God's Neighborhood chronicles Scott Roley's journey into racial reconciliation. He traces his steps from the influence of Martin Luther King, Jr., and JFK during his boyhood to his adoption of biracial children and on to his efforts to work with pastors of all races in Franklin, Tennessee.
Roley's account offers many examples of what to do to bridge the racial barriers, but he does not hesitate to point out his own fears, failures, and weaknesses. A former rock musician, Roley describes himself as a rebel. However, his account avoids egocentrism.
Roley describes Christian involvement in foster care and adoption (the Roleys adopted three children in addition to their two birth children), homeschooling, and the "one child-one church" program. He reiterates the importance of prayer over programs and is involved in an interracial prayer group made up of Christian leaders in Franklin.
He lists and describes valuable ministries to the poor in his area started by various individuals and churches: a clinic, a Christian school, a legal aid society, a reference library for Christian leaders, a transitional house for the abused, aid for pregnant unwed girls, a thrift store, a mentoring program for students, a jail ministry, a woman's ministry, and several others. These would make invaluable examples for interested churches and individuals in other cities.
Perhaps the most controversial chapter in the book is chapter ten, in which he delves into the theology and philosophy behind his drive for racial reconciliation and his work among the poor. He makes some powerful arguments with scriptural passages that the church needs to overcome the sins of racial pride and divisiveness. Unfortunately, he weakens his arguments with jargon such as "re-neighboring" and "empowerment" that will scream of liberal politics to conservatives. He occasionally makes assertions, such as: "In different ways, the Lord had brought each of us to believing that indifference to the poor was not just a political persuasion but also something akin to idolatry and murder." (page 137) He frequently does not support these assertions with scripture.
Roley's two ideas that have troubled me the most are repenting for slavery and his guilt for the advantages he has enjoyed in his youth. He does not give scripture to support his call for repentance. The closest I could come to would be Daniel's confession of his nation's sins in Daniel 9. Decrying, the evil, cruelty, and injustice of slavery, past and present, and repenting of our acts and attitudes or racism or economic or social pride would be scriptural. However, I do not know of scripture supporting the repenting of a sin you have not committed. If he knew of legitimate passages, he would have helped readers by including them.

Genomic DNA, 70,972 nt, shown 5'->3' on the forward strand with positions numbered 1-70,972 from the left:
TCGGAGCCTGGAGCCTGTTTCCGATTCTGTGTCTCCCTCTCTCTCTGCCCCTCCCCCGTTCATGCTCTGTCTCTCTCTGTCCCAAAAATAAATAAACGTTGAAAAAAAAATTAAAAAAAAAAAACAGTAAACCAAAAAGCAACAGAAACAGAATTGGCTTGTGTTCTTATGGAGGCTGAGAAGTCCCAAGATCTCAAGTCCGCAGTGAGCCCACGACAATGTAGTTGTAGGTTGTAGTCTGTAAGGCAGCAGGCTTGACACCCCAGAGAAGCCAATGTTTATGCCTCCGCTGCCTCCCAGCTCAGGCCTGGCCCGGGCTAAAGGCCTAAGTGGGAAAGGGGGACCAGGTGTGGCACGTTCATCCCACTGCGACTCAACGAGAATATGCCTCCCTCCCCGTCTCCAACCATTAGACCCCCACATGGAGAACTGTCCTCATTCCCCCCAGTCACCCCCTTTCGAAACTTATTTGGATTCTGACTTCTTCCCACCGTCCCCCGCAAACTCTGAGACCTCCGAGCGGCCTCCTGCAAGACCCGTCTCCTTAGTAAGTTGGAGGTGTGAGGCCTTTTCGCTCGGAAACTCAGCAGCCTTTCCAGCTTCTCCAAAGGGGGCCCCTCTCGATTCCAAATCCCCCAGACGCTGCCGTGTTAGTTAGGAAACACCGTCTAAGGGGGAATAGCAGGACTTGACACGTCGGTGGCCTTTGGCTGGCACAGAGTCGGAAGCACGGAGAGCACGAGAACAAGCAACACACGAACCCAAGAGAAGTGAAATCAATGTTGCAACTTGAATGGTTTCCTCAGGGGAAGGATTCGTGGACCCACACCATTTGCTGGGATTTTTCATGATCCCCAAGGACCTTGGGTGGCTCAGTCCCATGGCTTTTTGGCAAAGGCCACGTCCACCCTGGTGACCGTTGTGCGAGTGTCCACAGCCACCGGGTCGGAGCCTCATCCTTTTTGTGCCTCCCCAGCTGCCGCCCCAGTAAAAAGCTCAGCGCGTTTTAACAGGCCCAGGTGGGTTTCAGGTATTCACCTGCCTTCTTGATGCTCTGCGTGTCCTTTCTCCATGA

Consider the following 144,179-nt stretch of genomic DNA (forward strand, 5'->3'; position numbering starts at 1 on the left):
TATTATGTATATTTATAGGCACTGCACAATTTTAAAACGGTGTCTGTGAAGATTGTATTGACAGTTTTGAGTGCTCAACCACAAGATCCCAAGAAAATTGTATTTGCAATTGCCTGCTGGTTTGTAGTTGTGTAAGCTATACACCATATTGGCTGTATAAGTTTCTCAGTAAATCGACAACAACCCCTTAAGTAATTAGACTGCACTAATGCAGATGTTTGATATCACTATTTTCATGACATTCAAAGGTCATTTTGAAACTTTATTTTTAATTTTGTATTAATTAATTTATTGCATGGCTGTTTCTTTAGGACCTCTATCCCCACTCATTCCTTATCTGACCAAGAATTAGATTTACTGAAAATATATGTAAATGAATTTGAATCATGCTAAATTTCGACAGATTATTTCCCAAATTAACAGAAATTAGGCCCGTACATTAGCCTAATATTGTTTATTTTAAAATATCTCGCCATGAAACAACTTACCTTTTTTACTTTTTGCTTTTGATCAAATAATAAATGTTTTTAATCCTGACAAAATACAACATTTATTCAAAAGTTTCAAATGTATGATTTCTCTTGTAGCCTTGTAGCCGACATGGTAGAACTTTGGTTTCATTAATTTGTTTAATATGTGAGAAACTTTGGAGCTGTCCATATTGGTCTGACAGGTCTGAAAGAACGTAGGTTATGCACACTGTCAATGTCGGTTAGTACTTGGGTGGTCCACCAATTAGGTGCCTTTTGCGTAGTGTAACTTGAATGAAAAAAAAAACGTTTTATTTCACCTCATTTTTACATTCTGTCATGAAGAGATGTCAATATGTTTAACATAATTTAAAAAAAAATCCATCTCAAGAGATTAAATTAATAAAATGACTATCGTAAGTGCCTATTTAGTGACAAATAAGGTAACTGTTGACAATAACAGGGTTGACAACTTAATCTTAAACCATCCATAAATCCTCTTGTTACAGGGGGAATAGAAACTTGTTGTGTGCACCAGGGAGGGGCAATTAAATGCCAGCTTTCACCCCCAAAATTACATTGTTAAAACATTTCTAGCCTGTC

Roley mentions numerous times the benefits he received growing up in country club society and contrasting that to the hardships that the poor suffered. That he would feel increased compassion because of his background is admirable. However, at times his guilt may rob the poor of dignity by robbing them of the responsibility for some of their own decisions. For instance, he tells of meeting a drug dealer on his street. He lets the man know that he doesn't like him pushing drugs there but also tells him that he will be available to help him overcome his addictions if needed. Right after this episode, he writes, "What stirred me about the nameless man (the drug dealer), the neighborhood drug dealers, the undermanaged, underloved and underrelated, was they represented lifeless people pointing out my failure to love (page 214)." By assuming guilt of not loving, does he absolve them of the responsibility, dignity, and inherent value of making their own choices? Though Jesus showed great compassion to the poor, did He absolve them of being responsible for the choices they made?
That said, Roley describes efforts to serve the poor and to draw brethren of all races together that deserve consideration. He has written a thoughtful book on a thorny blight in the American church. That book deserves thoughtful reading. -- Debbie W. Wilson, Christian Book Previews.com
"Jesus relocated, and calls us to follow . . . his creation became his neighborhood."
Scott Roley was once an up-and-coming singer/songwriter in the contemporary Christian music scene, but then God called him to a different kind of ministry. He left his life of privilege, became a church pastor and moved into a disadvantaged neighborhood. There he began to learn hands-on what "loving your neighbor" required of him--social justice, community development and racial reconciliation.
As a youth of the '60s, Roley attended the March on Washington and was captivated by Martin Luther King Jr.'s vision for societal transformation. Now, as a community leader and activist, he is embodying the ideals that are needed to forge a just society. His work demonstrates how God uses faith-based organizations to change lives. Roley's life journey, told here with James Isaac Elliott, exemplifies Christian hope in caring for the disinherited and renewing our communities--one neighborhood at a time.